The Montana Farm Bureau has strongly voiced opposition to a petition filed with the Montana Public Service Commission (PSC) to require the consideration of greenhouse gases in utility rates. The petition filed by the Montana Environmental Information Center along with 41 other groups directs the Commission to consider “social cost of greenhouse gases” into rates for electric and natural gas service affectively creating a carbon tax. The Montana Farm Bureau is the state’s largest agricultural organization with more than 20,000 member families. 

“Our membership opposes carbon taxes on agricultural inputs including energy. Energy is an important input on many agricultural operations especially for things like irrigation,” said MFBF Executive Vice President Scott Kulbeck in a letter to the PSC.  “Reliable and affordable energy is important for Montana’s farmers and ranchers to produce safe and reliable food on tight budgets.”  

Kulbeck noted that Farm Bureau members have clearly stated that an additional tax or charge does not help but will harm Montana agriculture. The average farm income in 2022 was $46,889 according to the U.S. Ag Statistics cited in the Montana Department of Agricultural February Newsletter; this is nearly $20,000 less than the average household income in Montana according to U.S. Census data.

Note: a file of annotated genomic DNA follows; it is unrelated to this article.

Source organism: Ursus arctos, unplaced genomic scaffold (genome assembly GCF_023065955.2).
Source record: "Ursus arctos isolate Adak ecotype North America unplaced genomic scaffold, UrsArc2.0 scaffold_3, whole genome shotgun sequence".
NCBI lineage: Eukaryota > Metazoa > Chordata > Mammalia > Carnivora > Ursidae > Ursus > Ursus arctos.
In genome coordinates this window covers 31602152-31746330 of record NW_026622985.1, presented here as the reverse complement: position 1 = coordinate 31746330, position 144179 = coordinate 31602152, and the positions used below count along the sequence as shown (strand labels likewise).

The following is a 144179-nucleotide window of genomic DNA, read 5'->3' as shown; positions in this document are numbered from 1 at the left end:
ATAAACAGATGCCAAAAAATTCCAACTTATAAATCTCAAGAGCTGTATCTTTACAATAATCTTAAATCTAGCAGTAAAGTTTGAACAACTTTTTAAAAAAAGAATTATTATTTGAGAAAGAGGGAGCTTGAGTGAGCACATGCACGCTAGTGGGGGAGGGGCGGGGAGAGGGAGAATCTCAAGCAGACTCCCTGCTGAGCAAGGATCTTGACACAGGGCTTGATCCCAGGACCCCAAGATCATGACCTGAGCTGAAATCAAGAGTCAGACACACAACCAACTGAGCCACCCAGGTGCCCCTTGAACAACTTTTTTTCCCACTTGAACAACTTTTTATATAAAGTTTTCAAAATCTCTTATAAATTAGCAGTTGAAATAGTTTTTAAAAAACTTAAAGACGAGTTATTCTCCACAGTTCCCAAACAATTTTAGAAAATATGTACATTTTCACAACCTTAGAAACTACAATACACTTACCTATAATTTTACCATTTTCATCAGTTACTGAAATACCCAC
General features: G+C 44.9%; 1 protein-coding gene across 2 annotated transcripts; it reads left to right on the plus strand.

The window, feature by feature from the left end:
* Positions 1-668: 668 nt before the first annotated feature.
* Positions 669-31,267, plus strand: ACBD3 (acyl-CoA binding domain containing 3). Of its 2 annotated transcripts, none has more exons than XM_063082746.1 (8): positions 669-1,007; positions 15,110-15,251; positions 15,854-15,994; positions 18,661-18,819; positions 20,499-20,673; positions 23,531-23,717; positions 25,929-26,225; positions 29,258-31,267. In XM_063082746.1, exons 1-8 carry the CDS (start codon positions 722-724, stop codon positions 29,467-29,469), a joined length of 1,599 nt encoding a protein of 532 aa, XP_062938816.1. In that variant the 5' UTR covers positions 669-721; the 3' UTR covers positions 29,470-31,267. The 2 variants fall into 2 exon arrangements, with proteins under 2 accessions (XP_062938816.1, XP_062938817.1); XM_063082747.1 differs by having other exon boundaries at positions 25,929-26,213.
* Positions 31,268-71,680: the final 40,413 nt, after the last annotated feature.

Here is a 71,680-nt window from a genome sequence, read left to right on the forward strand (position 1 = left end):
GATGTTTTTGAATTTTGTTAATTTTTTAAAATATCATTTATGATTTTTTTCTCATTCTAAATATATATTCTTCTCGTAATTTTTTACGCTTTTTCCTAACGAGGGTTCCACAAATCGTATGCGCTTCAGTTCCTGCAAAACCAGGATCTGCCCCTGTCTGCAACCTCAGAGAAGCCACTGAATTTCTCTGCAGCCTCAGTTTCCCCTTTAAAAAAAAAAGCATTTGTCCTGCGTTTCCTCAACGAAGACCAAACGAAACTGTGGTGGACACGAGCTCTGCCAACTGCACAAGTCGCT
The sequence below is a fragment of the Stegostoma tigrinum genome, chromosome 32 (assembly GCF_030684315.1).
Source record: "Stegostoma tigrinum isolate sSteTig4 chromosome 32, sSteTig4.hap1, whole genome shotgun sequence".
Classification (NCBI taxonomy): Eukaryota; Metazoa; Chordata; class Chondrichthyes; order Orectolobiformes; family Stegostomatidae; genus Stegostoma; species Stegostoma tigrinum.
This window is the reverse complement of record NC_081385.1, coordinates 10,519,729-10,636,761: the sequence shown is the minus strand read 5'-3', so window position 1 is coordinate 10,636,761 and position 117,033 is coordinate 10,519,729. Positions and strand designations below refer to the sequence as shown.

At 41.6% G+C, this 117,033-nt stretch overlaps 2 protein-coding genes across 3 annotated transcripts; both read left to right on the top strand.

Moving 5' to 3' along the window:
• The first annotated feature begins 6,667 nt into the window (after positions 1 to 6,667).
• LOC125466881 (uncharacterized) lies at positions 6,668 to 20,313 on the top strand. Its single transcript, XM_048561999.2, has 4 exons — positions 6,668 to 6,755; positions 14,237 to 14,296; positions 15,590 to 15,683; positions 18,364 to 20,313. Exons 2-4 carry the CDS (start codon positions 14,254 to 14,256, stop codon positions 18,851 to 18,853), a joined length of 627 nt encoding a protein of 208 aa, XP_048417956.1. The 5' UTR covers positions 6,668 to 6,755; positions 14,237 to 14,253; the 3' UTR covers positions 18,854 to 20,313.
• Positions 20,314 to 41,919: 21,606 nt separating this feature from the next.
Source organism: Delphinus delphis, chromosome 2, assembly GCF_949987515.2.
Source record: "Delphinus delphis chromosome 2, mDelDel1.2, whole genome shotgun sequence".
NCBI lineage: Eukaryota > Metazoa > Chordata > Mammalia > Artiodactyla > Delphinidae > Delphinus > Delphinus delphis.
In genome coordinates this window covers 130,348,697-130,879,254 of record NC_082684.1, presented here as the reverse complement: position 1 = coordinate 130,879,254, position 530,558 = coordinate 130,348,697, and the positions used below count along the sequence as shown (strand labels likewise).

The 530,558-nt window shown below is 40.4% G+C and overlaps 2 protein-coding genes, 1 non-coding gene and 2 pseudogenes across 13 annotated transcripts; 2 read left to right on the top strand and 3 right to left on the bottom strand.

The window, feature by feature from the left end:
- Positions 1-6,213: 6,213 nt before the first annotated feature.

“Such an extreme income gap has a tangible and measurable impact on Montana farmers and ranchers,” said Kulbeck. “The proposed rule will increase input costs and will not lower stress, improve resiliency or allow farmers and ranchers to make investments in their operation to adapt as needed in the future.” 

More than ten percent of Montana farms and ranchers already voluntarily use renewable energy. “Our membership has expressed their appreciation of incentive-based programs that promote the responsible use of resources rather than imposing mandates, fees and taxes,” Kulbeck said. “Rates for reliable electricity will skyrocket under a PSC carbon tax. We strongly oppose this petition.”